“Engineering debt” is a phrase often tossed around in software projects. “Engineering tax,” by comparison, is a phrase I’ve seldom heard. I have no real ability to change the industry’s vernacular, but I believe the latter is far more accurate.
Let’s explore debt and taxes a bit. We’ll ignore software for now, and just talk about money, as the concepts are somewhat fungible.
Debt is more sophisticated than it appears. The basic idea is that we borrows money for a period of time, in exchange for interest coupons. There are many sophisticated manipulations of that basic premise, but we’ll ignore most of them. Why do we borrow money in exchange for interest? We believe we can repay the principal sum and interest at expiry of the instrument or our desired time frame beforehand. Even better is that we might be able to make money beyond the interest coupons and principal.
This brings us to the concept of leverage. If we play our cards correctly, we can borrow money to make more money. We can make more money in both absolute and relative terms, even once we factor in paying off the debt. There are potential downsides to this approach. We can borrow more money than we need. We still make money, but the interest we pay on the money we don’t use has no upside. Far worse is not being able to pay off the debt with the proceeds from using that debt. We either lose money (if we have some to spare), or we’re bankrupt.
Leverage increases our upside potential and decreases our downside risk. Debt is a means to achieve leverage. In fact, it is common to seek a high leverage ratio in order to amplify our upside potential.
Things get weird from there. If we can’t pay our debt, another option might be to borrow more money. Perhaps we can refinance or take advantage of favorable market conditions otherwise. Perhaps we can continue to hold and accumulate debt because we can continue to make higher returns. Many of the healthiest sovereigns, companies, and individuals are constant debtors in favorable conditions.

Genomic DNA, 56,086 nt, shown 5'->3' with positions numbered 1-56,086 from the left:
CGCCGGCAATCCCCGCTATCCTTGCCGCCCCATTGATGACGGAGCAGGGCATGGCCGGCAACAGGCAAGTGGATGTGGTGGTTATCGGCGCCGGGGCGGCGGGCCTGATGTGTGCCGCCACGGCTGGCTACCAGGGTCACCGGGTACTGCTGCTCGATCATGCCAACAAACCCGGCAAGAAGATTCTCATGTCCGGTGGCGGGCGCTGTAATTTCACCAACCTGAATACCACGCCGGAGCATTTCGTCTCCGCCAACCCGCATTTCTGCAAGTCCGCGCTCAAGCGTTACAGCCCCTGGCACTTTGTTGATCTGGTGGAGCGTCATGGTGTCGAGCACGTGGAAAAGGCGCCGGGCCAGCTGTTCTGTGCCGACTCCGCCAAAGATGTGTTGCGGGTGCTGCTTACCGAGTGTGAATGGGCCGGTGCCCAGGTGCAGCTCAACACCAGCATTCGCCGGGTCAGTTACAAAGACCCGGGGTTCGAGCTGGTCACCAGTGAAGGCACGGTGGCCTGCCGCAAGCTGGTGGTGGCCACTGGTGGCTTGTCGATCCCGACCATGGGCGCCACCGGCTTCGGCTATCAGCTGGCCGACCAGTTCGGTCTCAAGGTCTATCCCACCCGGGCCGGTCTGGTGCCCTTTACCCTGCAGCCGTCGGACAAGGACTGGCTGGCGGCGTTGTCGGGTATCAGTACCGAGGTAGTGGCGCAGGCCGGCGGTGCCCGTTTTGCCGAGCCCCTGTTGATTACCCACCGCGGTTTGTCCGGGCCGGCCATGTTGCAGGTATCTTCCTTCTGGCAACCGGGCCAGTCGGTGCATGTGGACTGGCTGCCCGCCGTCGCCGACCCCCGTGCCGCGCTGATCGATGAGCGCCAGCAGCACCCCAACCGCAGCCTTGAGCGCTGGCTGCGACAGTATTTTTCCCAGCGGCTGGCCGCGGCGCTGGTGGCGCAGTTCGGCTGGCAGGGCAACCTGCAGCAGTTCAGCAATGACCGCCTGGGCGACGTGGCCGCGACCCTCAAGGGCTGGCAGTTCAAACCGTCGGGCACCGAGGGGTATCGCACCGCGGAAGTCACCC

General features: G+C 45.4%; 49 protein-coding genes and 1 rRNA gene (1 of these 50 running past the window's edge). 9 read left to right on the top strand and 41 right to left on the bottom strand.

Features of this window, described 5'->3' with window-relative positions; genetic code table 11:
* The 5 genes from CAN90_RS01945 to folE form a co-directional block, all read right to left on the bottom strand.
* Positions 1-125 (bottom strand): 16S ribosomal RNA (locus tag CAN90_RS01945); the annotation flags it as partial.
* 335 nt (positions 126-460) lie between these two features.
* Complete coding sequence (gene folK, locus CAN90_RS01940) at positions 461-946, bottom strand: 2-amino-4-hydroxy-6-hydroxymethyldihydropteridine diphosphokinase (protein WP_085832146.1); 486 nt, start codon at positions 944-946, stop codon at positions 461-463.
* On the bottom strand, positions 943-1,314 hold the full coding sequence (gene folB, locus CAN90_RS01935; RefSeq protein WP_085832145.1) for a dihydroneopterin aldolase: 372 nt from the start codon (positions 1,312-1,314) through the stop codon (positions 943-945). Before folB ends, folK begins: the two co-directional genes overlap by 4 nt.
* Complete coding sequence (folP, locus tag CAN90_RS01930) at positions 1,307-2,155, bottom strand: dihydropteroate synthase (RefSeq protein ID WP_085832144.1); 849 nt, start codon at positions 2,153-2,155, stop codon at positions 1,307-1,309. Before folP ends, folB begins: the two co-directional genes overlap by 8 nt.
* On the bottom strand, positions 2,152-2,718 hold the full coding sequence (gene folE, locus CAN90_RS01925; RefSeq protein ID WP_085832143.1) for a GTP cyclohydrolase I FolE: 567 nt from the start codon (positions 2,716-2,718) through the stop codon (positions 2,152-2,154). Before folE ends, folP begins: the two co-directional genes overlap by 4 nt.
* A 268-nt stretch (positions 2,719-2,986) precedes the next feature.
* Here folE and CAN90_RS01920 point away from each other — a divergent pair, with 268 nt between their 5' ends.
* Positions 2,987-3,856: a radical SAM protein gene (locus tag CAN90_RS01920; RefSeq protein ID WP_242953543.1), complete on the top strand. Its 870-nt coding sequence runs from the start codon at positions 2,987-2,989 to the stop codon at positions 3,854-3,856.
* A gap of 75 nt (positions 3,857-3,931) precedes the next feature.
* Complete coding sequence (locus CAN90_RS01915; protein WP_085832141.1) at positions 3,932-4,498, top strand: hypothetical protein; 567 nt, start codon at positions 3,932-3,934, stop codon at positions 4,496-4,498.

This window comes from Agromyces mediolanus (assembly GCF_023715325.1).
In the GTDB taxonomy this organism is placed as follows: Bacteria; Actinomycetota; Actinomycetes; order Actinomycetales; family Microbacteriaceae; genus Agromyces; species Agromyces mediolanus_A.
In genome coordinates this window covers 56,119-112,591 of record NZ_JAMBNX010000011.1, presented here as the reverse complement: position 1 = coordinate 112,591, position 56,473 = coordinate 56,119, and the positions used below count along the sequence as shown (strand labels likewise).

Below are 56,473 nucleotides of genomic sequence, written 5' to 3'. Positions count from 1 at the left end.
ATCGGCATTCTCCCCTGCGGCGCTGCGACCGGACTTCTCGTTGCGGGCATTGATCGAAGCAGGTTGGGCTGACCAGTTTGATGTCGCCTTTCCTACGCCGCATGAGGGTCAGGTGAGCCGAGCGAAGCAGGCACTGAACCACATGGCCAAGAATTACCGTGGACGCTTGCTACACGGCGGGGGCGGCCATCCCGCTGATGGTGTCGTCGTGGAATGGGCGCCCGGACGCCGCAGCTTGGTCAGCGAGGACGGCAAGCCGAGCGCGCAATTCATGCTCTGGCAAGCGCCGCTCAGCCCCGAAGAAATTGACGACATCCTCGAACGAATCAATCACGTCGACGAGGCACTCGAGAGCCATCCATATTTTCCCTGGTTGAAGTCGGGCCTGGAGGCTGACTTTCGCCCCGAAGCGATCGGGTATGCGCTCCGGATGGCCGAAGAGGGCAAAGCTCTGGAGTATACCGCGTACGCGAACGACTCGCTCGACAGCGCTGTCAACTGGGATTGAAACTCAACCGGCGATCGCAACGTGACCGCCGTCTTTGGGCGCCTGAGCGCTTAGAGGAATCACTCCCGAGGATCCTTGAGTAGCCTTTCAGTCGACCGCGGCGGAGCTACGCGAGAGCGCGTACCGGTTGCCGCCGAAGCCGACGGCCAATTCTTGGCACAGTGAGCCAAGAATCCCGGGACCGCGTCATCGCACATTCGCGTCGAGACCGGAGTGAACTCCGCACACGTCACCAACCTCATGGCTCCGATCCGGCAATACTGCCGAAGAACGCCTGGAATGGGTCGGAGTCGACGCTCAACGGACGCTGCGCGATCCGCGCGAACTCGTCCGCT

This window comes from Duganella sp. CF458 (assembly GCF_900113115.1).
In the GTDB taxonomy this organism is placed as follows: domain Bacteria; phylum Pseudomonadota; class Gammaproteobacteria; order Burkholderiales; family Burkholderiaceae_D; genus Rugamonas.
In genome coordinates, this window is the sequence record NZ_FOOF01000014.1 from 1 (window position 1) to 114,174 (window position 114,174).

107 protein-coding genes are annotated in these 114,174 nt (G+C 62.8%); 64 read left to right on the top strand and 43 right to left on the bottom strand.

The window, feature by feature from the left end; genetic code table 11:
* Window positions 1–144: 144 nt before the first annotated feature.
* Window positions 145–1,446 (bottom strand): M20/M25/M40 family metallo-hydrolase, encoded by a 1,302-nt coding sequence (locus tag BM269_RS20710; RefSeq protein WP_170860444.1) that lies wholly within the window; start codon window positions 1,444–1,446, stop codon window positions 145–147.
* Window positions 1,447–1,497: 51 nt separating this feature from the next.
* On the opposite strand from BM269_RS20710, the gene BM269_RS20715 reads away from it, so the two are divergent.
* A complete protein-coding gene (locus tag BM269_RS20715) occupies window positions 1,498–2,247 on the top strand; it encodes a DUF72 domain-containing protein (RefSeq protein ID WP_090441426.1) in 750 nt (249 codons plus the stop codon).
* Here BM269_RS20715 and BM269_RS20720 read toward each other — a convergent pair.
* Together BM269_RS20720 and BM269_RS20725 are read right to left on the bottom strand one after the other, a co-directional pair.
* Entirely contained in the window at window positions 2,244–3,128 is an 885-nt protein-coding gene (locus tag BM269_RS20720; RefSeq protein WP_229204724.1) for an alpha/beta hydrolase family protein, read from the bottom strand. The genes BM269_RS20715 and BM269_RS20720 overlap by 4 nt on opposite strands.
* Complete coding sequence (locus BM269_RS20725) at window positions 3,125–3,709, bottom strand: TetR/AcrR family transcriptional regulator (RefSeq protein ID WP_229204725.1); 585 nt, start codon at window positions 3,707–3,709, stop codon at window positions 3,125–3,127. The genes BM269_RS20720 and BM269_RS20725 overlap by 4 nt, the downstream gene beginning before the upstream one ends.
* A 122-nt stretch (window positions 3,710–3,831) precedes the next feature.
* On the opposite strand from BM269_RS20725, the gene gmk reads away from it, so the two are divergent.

Taxes are different. Despite the complexities of tax law, taxes are far less sophisticated than debt. When we experience gains or income, we don’t get to keep a certain percentage of that. If we make money, we pay taxes. If we don’t pay taxes, we are penalized and have to pay even more taxes. If we cannot pay our taxes, we can also go bust.
How do these concepts connect? Gains from leverage are taxed. Losses from leverage may provide a tax credit. Paying interest coupons, for that matter, may provide a tax credit. Leverage is optional. Taxes are mandatory.
Meanwhile, Back in Software
A big difference between debt and taxes is intent. We intend to use leverage to achieve great things. We have to pay taxes on what we achieve, whether great or not.
We often undertake large projects or commit numerous incremental changes over time. When we do this, we do not often begin these efforts with the intention of returning to pay our debts after a set amount of time or effort. We are not borrowing something in order to return it, with interest, and still turn a profit. We seldom are able to achieve far greater things via leverage by paying their price at a future date. Engineering debt is not something that often occurs in the wild.
Unlike debt, engineering taxes accumulate as we build and change things. They are not optional. If we don’t pay them, the taxes accumulate and the problems compound. There are no terms to negotiate. There are not sophisticated means to obviate taxes. In the perfect world, about all we can do to avoid them is dispose of code and systems. In reality, this is likely to impose its own tax or to be unpalatable. This goes back to the concept of making money and the more traditional definitions.
This is a semantic debate, but we need to stop incorrect use of debt in an engineering context. Instead, we need to acknowledge that in our work, we accumulate non-discretionary taxes that always come due.